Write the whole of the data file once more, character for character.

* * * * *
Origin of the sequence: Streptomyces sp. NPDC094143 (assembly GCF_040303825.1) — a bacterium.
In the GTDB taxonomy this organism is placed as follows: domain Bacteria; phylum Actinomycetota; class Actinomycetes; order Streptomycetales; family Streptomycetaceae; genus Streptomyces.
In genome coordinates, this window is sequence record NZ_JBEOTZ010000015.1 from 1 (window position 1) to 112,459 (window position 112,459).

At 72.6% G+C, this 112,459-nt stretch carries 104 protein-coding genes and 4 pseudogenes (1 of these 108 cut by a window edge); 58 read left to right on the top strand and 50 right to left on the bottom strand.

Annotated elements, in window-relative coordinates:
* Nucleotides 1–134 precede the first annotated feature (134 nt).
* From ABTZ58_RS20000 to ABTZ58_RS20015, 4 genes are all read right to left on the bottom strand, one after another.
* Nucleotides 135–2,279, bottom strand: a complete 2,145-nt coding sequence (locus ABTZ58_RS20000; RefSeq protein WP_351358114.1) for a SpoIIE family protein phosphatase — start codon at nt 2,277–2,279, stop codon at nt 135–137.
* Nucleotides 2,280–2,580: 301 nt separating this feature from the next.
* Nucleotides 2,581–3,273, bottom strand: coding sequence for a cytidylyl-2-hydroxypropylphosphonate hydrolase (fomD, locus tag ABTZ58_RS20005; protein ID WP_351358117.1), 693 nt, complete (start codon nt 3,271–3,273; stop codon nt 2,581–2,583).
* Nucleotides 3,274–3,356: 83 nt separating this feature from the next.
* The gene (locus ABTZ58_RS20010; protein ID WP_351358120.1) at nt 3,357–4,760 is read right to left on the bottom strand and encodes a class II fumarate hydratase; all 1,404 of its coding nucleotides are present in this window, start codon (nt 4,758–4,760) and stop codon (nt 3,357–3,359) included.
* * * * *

Origin of the sequence: Streptomyces sp. NPDC094143 (assembly GCF_040303825.1) — a bacterium.
In the GTDB taxonomy this organism is placed as follows: domain Bacteria; phylum Actinomycetota; class Actinomycetes; order Streptomycetales; family Streptomycetaceae; genus Streptomyces.
In genome coordinates, this window is sequence record NZ_JBEOTZ010000015.1 from 1 (window position 1) to 112,459 (window position 112,459).

At 72.6% G+C, this 112,459-nt stretch carries 104 protein-coding genes and 4 pseudogenes (1 of these 108 cut by a window edge); 58 read left to right on the top strand and 50 right to left on the bottom strand.

Annotated elements, in window-relative coordinates:
* Nucleotides 1–134 precede the first annotated feature (134 nt).
* From ABTZ58_RS20000 to ABTZ58_RS20015, 4 genes are all read right to left on the bottom strand, one after another.
* Nucleotides 135–2,279, bottom strand: a complete 2,145-nt coding sequence (locus ABTZ58_RS20000; RefSeq protein WP_351358114.1) for a SpoIIE family protein phosphatase — start codon at nt 2,277–2,279, stop codon at nt 135–137.
* Nucleotides 2,280–2,580: 301 nt separating this feature from the next.
* Nucleotides 2,581–3,273, bottom strand: coding sequence for a cytidylyl-2-hydroxypropylphosphonate hydrolase (fomD, locus tag ABTZ58_RS20005; protein ID WP_351358117.1), 693 nt, complete (start codon nt 3,271–3,273; stop codon nt 2,581–2,583).
* Nucleotides 3,274–3,356: 83 nt separating this feature from the next.
* The gene (locus ABTZ58_RS20010; protein ID WP_351358120.1) at nt 3,357–4,760 is read right to left on the bottom strand and encodes a class II fumarate hydratase; all 1,404 of its coding nucleotides are present in this window, start codon (nt 4,758–4,760) and stop codon (nt 3,357–3,359) included.